“Have fun!” she chirps her bubbly send off with a gentle nudge, the echoes of sliders’ whoops and shrieks bouncing back up to us through the dark twisty tunnel.

Michelle George offers sliders “slow” or “fast” mats for the speedy thrill of a 10-second descent to the base.

I’m not inclined to take the plunge but there a steady line of customers — one that’s short in the off season but can reach an hour-plus wait on busy summer days.

“I’ve sent a 97-year-old down — four times,” George says, explaining that the speed of the descent is affected by the texture of the sliding mat and the air temperature, up to 25 km per hour and fastest in the cooler seasons.

At the very top we reach the breezy, open-air platform to take in the 360-degree views and step out onto the bouncy mesh Adventure Net suspended in space, for an added vertigo-inducing sensation.

Inspired by similar viewpoint structures around the world, David Greenfield and Trevor Dunn of A. Spire by Nature — the developers behind the ambitious Sea to Sky Gondola in Whistler — saw this lofty spot as another place to elevate tourists with a unique attraction. The Malahat Nation partnered with the company in the SkyWalk project, which is located on future Malahat Treaty Settlement Lands.

The company has a license and lease with the provincial government for use of 170 acres of land, which is being held by the province in reserve for future negotiations with the Nation.

On a clear day, the panoramic view stretches out across the meandering inlet to the Saanich Peninsula, the Gulf Islands and the snowy peak of Mt. Baker on the horizon in Washington state. But even when the clouds roll in (SkyWalk is open year-round), it’s an easy way for anyone to get off the road for an hour or two and see the island from a new angle.

There’s also the lure of a patio lunch from the food kiosk at the base of the tower, serving burgers and beer, or a creamy Softy’s vegan “ice cream” sundae, a cosy outdoor firepit, and some retail therapy in the gift store.

To encourage families to visit during spring break, there’s a Kids Visit Free promotion (March 9 to April 1, 2024), along with an Easter Egg Scavenger Hunt and Sasquatch sightings (March 20 to April 1).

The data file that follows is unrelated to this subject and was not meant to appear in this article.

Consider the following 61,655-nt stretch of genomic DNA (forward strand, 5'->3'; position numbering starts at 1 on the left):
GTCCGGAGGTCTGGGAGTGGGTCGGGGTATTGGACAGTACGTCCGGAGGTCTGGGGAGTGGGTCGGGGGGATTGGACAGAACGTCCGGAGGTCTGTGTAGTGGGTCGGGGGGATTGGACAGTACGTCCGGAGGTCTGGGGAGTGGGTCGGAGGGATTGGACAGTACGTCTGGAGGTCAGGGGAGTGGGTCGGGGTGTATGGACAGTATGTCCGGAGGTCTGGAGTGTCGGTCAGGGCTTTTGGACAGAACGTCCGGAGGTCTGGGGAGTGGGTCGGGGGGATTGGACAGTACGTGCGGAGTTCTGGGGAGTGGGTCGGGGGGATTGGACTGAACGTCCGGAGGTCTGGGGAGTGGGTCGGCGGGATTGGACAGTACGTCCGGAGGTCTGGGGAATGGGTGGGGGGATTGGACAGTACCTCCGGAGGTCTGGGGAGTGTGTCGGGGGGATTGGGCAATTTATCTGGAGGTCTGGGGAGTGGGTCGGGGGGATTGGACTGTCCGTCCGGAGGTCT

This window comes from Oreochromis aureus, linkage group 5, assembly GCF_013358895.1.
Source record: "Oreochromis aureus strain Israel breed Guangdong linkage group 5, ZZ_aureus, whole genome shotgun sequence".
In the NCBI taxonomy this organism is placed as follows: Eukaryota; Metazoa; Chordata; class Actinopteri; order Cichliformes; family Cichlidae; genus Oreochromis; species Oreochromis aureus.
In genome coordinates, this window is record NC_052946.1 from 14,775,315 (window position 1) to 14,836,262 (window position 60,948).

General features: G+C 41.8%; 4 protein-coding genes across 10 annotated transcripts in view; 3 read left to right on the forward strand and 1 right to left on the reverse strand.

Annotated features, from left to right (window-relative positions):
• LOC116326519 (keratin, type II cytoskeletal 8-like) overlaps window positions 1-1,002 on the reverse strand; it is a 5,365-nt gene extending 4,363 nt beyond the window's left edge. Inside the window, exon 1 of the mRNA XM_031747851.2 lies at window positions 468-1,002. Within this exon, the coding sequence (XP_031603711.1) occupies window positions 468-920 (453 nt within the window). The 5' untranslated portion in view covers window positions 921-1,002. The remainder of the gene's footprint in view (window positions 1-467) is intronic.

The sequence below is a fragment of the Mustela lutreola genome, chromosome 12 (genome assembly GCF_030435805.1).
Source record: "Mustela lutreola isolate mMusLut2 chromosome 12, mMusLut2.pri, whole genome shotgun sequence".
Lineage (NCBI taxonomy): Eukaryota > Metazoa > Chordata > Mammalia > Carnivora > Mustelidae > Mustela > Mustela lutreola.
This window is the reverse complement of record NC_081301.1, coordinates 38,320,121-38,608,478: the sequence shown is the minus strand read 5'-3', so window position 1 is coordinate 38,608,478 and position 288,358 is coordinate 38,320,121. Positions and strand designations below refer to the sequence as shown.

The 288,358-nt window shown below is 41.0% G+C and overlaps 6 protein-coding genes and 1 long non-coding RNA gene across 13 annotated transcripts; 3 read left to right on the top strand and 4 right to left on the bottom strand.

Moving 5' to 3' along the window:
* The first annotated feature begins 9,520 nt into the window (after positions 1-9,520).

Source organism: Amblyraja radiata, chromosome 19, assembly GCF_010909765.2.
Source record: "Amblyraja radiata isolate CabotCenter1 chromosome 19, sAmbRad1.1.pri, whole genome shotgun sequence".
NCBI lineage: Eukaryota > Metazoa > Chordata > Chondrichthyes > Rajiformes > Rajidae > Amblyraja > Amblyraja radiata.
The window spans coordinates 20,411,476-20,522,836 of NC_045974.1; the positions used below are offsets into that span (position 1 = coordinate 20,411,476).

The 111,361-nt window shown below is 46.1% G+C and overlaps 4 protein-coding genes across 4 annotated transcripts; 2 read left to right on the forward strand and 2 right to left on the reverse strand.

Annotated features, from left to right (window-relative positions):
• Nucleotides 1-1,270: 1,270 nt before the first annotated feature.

If you’d like stay longer, and bed down with an equally spectacular bird’s eye view, check into the Villa Eyrie Resort, perched high up on a nearby ridge above the highway. Or just reserve a table their Alpina restaurant, a great place or European-inspired plates, including a selection of classic schnitzel.

Traveling northbound along the Malahat from Victoria there are a couple of highway pullouts and viewpoints that offer a similar view across the Saanich Inlet, one with a small totem pole and a panel describing the history of the Cowichan region. It’s free, but you don’t get the amazing architecture or the high angle views, and you do get the noise of highway traffic.

The SkyWalk is literally a step above, a way to support the small Malahat Nation that claims this land, while sharing a unique with experience other awestruck visitors, at the top of our island world.




Get outside at Goldstream Park

It’s always amazing to see the circle-of-life played out every year at Goldstream Provincial Park, with thousands of Chum salmon returning to the Goldstream River to spawn from in late fall.

But spring is a lovely time to visit this provincial park, too, with its massive old-growth trees, impressive waterfall and largest concentration of Bald Eagles in Canada — all just 16 km from downtown Victoria and accessible along wide, flat trails. Stop at the Goldstream Nature House for more information, guided walks and other educational programs.

Or for a little more adventure, hike the challenging Mount Finlayson Trail and camp in the impressive provincial campground, real wilderness that’s just moments away from the civilization of suburbia.